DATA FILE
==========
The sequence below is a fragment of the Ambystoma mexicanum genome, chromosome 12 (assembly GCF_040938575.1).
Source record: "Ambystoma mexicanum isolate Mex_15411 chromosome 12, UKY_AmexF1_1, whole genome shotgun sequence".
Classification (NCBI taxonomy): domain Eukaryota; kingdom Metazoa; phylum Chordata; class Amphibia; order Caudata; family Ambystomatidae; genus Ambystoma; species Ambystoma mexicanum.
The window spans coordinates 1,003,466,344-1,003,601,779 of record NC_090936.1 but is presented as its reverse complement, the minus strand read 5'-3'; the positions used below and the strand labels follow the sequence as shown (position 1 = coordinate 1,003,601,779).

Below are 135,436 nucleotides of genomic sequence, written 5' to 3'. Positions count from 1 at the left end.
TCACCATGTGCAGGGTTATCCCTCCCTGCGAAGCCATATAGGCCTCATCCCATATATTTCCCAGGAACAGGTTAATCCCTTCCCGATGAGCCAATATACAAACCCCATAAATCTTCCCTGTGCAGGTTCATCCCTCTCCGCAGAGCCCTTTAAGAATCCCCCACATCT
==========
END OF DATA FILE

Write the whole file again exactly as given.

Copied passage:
The sequence below is a fragment of the Ambystoma mexicanum genome, chromosome 12 (assembly GCF_040938575.1).
Source record: "Ambystoma mexicanum isolate Mex_15411 chromosome 12, UKY_AmexF1_1, whole genome shotgun sequence".
Classification (NCBI taxonomy): domain Eukaryota; kingdom Metazoa; phylum Chordata; class Amphibia; order Caudata; family Ambystomatidae; genus Ambystoma; species Ambystoma mexicanum.
The window spans coordinates 1,003,466,344-1,003,601,779 of record NC_090936.1 but is presented as its reverse complement, the minus strand read 5'-3'; the positions used below and the strand labels follow the sequence as shown (position 1 = coordinate 1,003,601,779).

Below are 135,436 nucleotides of genomic sequence, written 5' to 3'. Positions count from 1 at the left end.
TCACCATGTGCAGGGTTATCCCTCCCTGCGAAGCCATATAGGCCTCATCCCATATATTTCCCAGGAACAGGTTAATCCCTTCCCGATGAGCCAATATACAAACCCCATAAATCTTCCCTGTGCAGGTTCATCCCTCTCCGCAGAGCCCTTTAAGAATCCCCCACATCT